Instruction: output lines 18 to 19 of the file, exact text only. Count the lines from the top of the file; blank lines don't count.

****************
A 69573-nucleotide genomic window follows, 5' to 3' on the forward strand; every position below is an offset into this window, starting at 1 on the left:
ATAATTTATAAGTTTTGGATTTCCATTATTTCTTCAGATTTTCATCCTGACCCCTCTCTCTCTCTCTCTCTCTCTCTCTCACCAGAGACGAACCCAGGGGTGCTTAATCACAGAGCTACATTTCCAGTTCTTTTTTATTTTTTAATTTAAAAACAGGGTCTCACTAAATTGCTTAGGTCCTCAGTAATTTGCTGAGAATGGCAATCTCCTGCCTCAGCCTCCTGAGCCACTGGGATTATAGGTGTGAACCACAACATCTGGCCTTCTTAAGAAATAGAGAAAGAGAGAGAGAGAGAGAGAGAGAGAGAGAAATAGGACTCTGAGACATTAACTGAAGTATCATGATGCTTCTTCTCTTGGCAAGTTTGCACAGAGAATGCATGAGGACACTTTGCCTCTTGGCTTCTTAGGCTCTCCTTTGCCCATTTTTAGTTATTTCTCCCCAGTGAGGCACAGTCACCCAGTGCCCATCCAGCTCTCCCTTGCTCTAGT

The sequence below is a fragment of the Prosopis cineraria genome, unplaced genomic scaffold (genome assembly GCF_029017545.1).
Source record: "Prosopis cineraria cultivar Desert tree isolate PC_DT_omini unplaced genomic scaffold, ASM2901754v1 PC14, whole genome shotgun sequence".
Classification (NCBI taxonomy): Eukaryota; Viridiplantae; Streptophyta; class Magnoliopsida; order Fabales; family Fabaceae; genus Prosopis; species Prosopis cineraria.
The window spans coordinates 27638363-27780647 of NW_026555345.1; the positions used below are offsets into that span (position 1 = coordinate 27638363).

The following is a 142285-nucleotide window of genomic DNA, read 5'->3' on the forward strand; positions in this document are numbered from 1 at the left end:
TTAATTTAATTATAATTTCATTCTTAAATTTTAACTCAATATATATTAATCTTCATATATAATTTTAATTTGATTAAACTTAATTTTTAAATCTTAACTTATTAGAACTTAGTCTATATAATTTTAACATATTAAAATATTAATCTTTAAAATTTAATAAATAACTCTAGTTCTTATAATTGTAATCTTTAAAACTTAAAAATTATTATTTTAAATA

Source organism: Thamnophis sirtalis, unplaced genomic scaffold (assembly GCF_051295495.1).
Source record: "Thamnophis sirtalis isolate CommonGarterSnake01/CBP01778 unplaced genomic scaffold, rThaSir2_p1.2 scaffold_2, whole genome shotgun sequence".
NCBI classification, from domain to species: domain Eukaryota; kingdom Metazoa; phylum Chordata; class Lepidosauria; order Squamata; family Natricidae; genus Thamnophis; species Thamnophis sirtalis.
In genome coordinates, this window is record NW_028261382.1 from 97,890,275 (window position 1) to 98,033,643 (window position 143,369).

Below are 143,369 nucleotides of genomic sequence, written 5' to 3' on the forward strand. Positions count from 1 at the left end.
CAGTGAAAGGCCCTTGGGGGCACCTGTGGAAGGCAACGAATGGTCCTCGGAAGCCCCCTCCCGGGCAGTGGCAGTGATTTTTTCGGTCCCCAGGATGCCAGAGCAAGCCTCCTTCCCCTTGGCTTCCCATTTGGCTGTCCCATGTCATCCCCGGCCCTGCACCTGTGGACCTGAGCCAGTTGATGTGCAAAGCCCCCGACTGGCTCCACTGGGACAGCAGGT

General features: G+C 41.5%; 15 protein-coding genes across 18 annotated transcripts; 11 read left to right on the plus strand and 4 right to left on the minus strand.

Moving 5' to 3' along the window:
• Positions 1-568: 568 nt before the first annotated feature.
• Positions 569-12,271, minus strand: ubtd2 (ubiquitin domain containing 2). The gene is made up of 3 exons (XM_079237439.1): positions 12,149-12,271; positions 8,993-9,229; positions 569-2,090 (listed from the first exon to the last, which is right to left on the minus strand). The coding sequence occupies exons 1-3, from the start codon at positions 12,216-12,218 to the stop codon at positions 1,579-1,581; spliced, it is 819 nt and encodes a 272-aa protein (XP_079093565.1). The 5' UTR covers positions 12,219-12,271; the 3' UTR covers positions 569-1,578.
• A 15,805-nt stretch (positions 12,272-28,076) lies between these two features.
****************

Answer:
• Positions 569-12,271, minus strand: ubtd2 (ubiquitin domain containing 2). The gene is made up of 3 exons (XM_079237439.1): positions 12,149-12,271; positions 8,993-9,229; positions 569-2,090 (listed from the first exon to the last, which is right to left on the minus strand). The coding sequence occupies exons 1-3, from the start codon at positions 12,216-12,218 to the stop codon at positions 1,579-1,581; spliced, it is 819 nt and encodes a 272-aa protein (XP_079093565.1). The 5' UTR covers positions 12,219-12,271; the 3' UTR covers positions 569-1,578.
• A 15,805-nt stretch (positions 12,272-28,076) lies between these two features.